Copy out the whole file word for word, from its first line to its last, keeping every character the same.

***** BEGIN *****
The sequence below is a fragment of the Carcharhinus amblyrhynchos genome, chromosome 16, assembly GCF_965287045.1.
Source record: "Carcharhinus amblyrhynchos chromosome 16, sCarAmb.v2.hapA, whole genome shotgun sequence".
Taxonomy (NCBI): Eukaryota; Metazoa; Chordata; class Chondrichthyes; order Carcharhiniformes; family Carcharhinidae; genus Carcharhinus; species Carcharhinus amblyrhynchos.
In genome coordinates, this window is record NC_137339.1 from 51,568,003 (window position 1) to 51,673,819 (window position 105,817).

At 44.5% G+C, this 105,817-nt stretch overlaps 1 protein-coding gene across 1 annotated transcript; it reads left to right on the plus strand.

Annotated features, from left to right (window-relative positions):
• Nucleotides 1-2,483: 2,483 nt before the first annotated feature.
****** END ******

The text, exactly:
The sequence below is a fragment of the Carcharhinus amblyrhynchos genome, chromosome 16, assembly GCF_965287045.1.
Source record: "Carcharhinus amblyrhynchos chromosome 16, sCarAmb.v2.hapA, whole genome shotgun sequence".
Taxonomy (NCBI): Eukaryota; Metazoa; Chordata; class Chondrichthyes; order Carcharhiniformes; family Carcharhinidae; genus Carcharhinus; species Carcharhinus amblyrhynchos.
In genome coordinates, this window is record NC_137339.1 from 51,568,003 (window position 1) to 51,673,819 (window position 105,817).

At 44.5% G+C, this 105,817-nt stretch overlaps 1 protein-coding gene across 1 annotated transcript; it reads left to right on the plus strand.

Annotated features, from left to right (window-relative positions):
• Nucleotides 1-2,483: 2,483 nt before the first annotated feature.